ENTHUSIASM AND OPTIMISM among Nigerians welcomed government’s unveiling to investors a new national carrier – “Nigeria Air”, at Farnborough International Air Show in UK, by Senator Hadi Sirika, Minister of State for Aviation, Wednesday, July 18. It has green and white colours and strips. Sirika said Nigeria Air will fly 81 routes, local and international. Ethiopia Airlines seems to be in talks with Nigerian government on possible investment in the new national carrier.
It is about the fourth time Nigeria is naming and unveiling a national carrier to replace, the death of Nigeria’s once flying elephant, later an eagle – Nigeria Airways – Nigeria and Africa’s pride. Former president Olusegun Obasanjo liquidated Nigeria Airways in 2003. Nigeria Airways came into existence in 1958, two years before Nigeria became an independent nation. Obasanjo said it liquidated the national and Africa’s pride and heritage on alleged ground of corruption and mismanagement by the board of directors and management.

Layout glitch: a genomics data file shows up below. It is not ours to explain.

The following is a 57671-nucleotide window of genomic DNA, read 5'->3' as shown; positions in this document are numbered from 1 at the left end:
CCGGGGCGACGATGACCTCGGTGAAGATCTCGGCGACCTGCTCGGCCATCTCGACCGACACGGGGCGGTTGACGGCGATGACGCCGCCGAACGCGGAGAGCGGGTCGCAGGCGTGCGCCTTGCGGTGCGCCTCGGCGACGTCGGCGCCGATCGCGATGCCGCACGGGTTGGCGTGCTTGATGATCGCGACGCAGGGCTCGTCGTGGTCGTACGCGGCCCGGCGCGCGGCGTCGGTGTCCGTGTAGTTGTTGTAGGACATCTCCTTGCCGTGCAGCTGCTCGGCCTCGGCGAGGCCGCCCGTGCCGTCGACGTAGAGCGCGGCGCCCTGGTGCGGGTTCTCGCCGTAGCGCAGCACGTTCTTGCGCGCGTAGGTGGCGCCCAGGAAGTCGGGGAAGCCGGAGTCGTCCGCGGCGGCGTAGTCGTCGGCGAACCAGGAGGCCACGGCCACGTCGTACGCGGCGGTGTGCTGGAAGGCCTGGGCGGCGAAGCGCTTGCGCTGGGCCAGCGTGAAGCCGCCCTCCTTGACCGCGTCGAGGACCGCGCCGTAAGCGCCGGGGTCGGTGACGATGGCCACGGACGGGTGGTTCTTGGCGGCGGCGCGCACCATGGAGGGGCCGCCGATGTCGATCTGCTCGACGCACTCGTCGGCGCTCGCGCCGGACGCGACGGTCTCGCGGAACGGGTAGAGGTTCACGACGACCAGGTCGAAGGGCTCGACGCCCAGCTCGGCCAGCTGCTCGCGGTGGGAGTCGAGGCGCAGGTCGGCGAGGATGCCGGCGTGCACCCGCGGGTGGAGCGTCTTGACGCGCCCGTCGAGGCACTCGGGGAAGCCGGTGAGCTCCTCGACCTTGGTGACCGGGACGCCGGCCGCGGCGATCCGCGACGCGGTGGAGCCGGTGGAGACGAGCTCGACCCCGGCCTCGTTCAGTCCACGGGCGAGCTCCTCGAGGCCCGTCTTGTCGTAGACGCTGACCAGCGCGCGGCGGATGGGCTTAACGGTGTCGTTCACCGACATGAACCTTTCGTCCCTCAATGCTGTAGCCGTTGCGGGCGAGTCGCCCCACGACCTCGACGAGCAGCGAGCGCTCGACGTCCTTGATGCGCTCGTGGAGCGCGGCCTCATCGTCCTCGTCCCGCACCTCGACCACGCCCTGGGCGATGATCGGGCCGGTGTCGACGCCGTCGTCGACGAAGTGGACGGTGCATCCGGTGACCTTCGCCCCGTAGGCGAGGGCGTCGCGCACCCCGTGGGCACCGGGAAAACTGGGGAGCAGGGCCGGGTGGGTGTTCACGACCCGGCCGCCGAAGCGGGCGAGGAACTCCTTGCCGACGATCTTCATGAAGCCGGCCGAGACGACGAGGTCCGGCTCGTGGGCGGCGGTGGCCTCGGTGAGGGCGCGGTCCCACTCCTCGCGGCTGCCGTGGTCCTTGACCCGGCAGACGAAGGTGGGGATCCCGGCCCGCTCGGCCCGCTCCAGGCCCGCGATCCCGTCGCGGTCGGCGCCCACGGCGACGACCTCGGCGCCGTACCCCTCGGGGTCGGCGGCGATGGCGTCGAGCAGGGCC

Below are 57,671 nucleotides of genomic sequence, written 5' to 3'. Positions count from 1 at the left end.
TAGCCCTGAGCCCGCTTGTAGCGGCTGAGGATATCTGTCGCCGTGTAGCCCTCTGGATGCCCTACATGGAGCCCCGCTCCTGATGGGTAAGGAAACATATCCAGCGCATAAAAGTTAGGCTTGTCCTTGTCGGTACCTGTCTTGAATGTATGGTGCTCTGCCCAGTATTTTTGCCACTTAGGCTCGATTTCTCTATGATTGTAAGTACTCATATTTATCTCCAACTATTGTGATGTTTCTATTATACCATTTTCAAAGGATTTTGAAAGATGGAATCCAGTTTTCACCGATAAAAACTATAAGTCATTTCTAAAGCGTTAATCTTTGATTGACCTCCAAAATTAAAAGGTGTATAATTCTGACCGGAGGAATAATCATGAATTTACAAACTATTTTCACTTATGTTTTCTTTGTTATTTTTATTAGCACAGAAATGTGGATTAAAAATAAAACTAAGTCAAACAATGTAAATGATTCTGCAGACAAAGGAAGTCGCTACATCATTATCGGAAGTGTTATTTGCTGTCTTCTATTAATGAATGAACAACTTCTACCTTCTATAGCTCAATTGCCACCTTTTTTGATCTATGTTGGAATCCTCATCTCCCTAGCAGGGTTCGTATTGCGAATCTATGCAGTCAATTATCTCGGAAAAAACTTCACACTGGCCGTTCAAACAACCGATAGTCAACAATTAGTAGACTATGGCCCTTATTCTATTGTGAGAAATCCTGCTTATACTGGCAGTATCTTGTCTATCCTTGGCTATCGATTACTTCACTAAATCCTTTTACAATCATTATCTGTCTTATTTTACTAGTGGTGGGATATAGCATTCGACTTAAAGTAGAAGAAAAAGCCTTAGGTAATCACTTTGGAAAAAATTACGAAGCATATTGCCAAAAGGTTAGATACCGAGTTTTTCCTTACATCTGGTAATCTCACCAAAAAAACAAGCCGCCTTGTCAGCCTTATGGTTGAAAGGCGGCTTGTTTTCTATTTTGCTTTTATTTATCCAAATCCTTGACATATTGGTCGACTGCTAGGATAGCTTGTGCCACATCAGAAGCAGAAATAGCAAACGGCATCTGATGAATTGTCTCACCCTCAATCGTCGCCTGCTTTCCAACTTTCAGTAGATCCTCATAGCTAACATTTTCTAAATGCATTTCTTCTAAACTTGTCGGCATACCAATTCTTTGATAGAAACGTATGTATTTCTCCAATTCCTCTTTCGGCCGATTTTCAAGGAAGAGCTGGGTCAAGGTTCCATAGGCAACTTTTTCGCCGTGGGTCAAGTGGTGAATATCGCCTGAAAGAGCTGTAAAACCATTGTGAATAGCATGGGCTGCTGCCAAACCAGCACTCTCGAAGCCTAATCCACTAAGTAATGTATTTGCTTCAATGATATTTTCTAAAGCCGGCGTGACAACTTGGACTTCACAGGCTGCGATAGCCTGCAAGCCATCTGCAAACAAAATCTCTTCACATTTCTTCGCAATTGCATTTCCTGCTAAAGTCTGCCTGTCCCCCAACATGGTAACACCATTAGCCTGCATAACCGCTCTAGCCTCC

News about Nigeria bringing back its national carrier broke, first, with the name Virgin Nigeria Airways, then Nigeria Eagle Airlines, later Air Nigeria, to replace Nigeria Airways, on a joint venture business between Nigerian investors and the Virgin Group. Virgin pulled out from the business after set backs in ceiling the deal, between 2008—2010. September 2012, Air Nigeria announced that it has ceased operations as a result of two name changes and deadlock in negotiating investors’ terms, and disengaged its staff.
No indigenous Nigerian airline acquired traffic rights to serve the growing number of international routes as Nigeria Airways since the liquidation. Nigeria, at some point in the past, had about 150, mostly large cabin types, private aircrafts in the country. Most of the aircrafts are on foreign tickets. Only about 20 are on the local list, and their owners were clergymen, governments’ agencies and charter operators.
Nigeria continues to struggles to bring back its once enviable national carrier, while other countries in Africa, top the chart in the aviation industry as a major economic mechanism engineering growth in their respective countries. Ethiopian Airlines leads the table, followed by South African Airways, Air Mauritius, Air Seychelles, Kenya Airways, Royal Air Maroc, TAAG Angola Airlines, Fastjet [Tanzania, Zimbabwe and Zambia], Kalula [South Africa Domestic] and Mango [South Africa Domestic] airlines.
Unveiling Nigeria’s national carrier –- “Nigeria Air”, seems impressive, but not enough to see the project to grand success. Senator Hadi Sirika, Nigeria’s Minister of State for Aviation, did not give business details about the new national carrier. Crucially important and awaited are investment details for “Nigeria Air”.